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Bateson Project

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The Bateson Project (1953 to 1963) was the name given to a ground-breaking collaboration organized by Gregory Bateson beginning in 1953 which was responsible for some of the most important papers and innovations in communication and psychotherapy in the 1950s and early 1960s. Its members were Gregory Bateson, Don Jackson, Jay Haley, John Weakland, and Bill Fry. Perhaps the most famous and influential publication of the Project was "Towards a Theory of Schizophrenia", which introduced the concept of the Double Bind.[1]


ReferencesEdit

  1. Bateson, G., Jackson, D., Haley, J., & Weakland, J. (1956). Toward a theory of schizophrenia. Behavioral Science, 1, 251-264)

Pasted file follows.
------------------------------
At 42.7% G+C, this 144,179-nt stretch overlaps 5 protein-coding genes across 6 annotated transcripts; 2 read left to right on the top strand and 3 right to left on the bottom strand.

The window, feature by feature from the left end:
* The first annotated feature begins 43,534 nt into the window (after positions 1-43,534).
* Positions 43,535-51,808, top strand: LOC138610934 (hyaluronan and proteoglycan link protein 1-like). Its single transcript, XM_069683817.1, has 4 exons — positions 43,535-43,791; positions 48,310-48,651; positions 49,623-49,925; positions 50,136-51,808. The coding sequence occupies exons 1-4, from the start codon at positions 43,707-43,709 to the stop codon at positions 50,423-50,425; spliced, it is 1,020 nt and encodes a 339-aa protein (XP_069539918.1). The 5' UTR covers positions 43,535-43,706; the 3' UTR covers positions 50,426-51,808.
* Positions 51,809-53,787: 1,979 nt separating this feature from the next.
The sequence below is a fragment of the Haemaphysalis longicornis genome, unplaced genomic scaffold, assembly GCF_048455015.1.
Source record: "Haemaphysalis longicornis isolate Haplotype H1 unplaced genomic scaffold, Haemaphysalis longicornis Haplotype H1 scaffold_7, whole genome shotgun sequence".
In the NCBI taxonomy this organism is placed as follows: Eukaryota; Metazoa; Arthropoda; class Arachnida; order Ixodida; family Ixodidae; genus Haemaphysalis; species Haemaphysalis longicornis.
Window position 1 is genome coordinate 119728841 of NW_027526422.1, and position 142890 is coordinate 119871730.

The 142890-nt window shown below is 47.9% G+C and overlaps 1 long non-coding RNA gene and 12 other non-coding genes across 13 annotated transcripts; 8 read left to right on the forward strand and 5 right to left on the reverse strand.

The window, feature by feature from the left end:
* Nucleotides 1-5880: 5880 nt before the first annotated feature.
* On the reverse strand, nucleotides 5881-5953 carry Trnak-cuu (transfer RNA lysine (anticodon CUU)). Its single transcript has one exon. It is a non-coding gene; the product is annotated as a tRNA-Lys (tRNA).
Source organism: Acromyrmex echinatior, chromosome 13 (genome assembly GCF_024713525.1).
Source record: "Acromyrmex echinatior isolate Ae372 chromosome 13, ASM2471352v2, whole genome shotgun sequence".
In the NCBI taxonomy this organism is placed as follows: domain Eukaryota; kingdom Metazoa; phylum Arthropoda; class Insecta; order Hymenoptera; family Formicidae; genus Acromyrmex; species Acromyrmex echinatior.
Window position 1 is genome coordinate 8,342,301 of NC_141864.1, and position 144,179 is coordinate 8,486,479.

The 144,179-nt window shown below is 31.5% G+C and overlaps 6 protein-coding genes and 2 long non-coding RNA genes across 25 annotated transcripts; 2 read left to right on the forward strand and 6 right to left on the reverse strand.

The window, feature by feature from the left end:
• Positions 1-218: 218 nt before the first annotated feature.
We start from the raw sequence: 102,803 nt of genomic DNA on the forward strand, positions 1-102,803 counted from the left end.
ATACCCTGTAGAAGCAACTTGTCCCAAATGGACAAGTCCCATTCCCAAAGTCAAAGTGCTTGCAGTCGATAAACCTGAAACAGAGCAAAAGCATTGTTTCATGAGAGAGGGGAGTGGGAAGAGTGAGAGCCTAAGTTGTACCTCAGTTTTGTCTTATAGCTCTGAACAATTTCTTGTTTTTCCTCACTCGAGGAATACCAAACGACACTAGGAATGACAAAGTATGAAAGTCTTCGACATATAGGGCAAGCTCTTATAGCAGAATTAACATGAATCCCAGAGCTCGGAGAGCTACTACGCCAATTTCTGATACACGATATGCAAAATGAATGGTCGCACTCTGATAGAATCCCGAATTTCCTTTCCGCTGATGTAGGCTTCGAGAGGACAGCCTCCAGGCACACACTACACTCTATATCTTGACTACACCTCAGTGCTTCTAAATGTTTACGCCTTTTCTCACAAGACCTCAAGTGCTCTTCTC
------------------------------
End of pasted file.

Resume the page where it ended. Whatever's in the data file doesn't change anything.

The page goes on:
Further readingEdit

  • "Development of a theory: A history of a research project", in C. Sluzki & D. Ransom (Eds.). Double bind: The foundation of the communicational approach to the family. NY: Grune & Stratton, Publishers.
  • "One thing leads to another", by John Weakland, in C. Wilder-Mott & J. Weakland (Eds.) Rigor & Imagination: Essays from the legacy of Gregory Bateson. NY: Praeger.
  • Change: Principles of Problem Formation and Problem Resolution, with Paul Watzlawick and Richard Fisch (WW Norton, NY, 1974).
  • The Interactional View: Studies at the Mental Research Institute, Palo Alto, 1965-1974, edited with Paul Watzlawick (WW Norton, NY, 1979).

External linksEdit

enWP|Bateson Project

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